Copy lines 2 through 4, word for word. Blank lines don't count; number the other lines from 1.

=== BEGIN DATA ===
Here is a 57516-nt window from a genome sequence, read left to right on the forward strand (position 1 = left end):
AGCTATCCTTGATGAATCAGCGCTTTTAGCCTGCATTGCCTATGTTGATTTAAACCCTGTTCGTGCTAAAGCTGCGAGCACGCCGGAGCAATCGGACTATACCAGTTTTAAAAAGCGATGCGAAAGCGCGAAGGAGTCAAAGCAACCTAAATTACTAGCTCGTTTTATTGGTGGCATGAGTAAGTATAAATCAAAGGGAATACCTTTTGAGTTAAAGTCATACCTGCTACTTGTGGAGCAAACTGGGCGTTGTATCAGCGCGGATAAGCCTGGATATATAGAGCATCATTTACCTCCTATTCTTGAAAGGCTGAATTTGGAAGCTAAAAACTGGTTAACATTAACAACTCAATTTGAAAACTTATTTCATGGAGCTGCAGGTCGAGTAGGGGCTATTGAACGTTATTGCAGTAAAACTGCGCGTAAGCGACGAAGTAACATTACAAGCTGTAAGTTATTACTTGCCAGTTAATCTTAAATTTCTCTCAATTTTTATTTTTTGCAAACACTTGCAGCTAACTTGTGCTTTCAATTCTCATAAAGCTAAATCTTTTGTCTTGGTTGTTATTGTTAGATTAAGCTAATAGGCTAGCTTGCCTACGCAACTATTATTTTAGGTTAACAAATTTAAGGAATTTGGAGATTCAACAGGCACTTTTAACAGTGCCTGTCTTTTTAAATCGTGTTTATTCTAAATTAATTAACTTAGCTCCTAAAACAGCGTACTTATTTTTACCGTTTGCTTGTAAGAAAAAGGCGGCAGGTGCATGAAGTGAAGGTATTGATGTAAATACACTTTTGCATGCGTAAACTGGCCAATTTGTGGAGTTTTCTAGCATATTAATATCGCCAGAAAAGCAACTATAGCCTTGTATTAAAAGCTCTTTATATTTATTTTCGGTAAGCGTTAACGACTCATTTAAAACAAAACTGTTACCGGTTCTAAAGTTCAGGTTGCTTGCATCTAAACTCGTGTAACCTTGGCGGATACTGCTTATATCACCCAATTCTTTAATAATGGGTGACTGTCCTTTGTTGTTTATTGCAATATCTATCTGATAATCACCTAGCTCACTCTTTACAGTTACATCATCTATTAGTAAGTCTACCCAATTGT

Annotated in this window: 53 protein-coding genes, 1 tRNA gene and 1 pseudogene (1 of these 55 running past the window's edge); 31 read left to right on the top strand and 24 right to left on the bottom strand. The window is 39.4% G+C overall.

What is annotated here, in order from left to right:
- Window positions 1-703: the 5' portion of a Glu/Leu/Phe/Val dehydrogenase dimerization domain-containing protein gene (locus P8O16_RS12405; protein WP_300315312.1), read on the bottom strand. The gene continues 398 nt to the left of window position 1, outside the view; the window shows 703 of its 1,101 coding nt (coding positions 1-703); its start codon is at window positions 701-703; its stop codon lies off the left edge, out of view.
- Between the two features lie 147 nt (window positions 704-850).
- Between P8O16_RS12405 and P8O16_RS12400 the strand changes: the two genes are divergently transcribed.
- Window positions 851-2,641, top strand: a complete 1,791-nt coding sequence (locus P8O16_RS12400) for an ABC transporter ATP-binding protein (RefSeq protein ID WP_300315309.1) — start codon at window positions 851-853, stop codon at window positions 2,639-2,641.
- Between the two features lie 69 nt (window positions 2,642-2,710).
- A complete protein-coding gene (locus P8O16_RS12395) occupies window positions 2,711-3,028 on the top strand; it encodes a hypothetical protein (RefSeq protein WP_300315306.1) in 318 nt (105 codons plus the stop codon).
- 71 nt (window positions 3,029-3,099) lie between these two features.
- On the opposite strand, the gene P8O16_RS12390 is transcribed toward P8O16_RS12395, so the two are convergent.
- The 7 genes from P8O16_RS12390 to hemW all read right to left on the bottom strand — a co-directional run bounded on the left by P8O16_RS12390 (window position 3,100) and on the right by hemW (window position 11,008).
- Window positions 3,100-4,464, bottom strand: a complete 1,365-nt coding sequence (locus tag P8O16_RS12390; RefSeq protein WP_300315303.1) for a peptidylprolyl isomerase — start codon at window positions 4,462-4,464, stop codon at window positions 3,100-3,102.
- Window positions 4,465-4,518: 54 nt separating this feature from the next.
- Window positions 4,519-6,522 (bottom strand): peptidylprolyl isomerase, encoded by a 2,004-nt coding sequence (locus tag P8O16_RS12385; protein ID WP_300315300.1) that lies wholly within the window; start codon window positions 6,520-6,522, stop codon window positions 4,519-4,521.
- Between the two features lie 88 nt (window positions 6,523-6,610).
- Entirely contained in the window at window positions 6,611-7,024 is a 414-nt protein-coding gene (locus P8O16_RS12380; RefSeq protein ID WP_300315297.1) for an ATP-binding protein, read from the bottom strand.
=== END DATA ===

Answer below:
AGCTATCCTTGATGAATCAGCGCTTTTAGCCTGCATTGCCTATGTTGATTTAAACCCTGTTCGTGCTAAAGCTGCGAGCACGCCGGAGCAATCGGACTATACCAGTTTTAAAAAGCGATGCGAAAGCGCGAAGGAGTCAAAGCAACCTAAATTACTAGCTCGTTTTATTGGTGGCATGAGTAAGTATAAATCAAAGGGAATACCTTTTGAGTTAAAGTCATACCTGCTACTTGTGGAGCAAACTGGGCGTTGTATCAGCGCGGATAAGCCTGGATATATAGAGCATCATTTACCTCCTATTCTTGAAAGGCTGAATTTGGAAGCTAAAAACTGGTTAACATTAACAACTCAATTTGAAAACTTATTTCATGGAGCTGCAGGTCGAGTAGGGGCTATTGAACGTTATTGCAGTAAAACTGCGCGTAAGCGACGAAGTAACATTACAAGCTGTAAGTTATTACTTGCCAGTTAATCTTAAATTTCTCTCAATTTTTATTTTTTGCAAACACTTGCAGCTAACTTGTGCTTTCAATTCTCATAAAGCTAAATCTTTTGTCTTGGTTGTTATTGTTAGATTAAGCTAATAGGCTAGCTTGCCTACGCAACTATTATTTTAGGTTAACAAATTTAAGGAATTTGGAGATTCAACAGGCACTTTTAACAGTGCCTGTCTTTTTAAATCGTGTTTATTCTAAATTAATTAACTTAGCTCCTAAAACAGCGTACTTATTTTTACCGTTTGCTTGTAAGAAAAAGGCGGCAGGTGCATGAAGTGAAGGTATTGATGTAAATACACTTTTGCATGCGTAAACTGGCCAATTTGTGGAGTTTTCTAGCATATTAATATCGCCAGAAAAGCAACTATAGCCTTGTATTAAAAGCTCTTTATATTTATTTTCGGTAAGCGTTAACGACTCATTTAAAACAAAACTGTTACCGGTTCTAAAGTTCAGGTTGCTTGCATCTAAACTCGTGTAACCTTGGCGGATACTGCTTATATCACCCAATTCTTTAATAATGGGTGACTGTCCTTTGTTGTTTATTGCAATATCTATCTGATAATCACCTAGCTCACTCTTTACAGTTACATCATCTATTAGTAAGTCTACCCAATTGT

Annotated in this window: 53 protein-coding genes, 1 tRNA gene and 1 pseudogene (1 of these 55 running past the window's edge); 31 read left to right on the top strand and 24 right to left on the bottom strand. The window is 39.4% G+C overall.

What is annotated here, in order from left to right: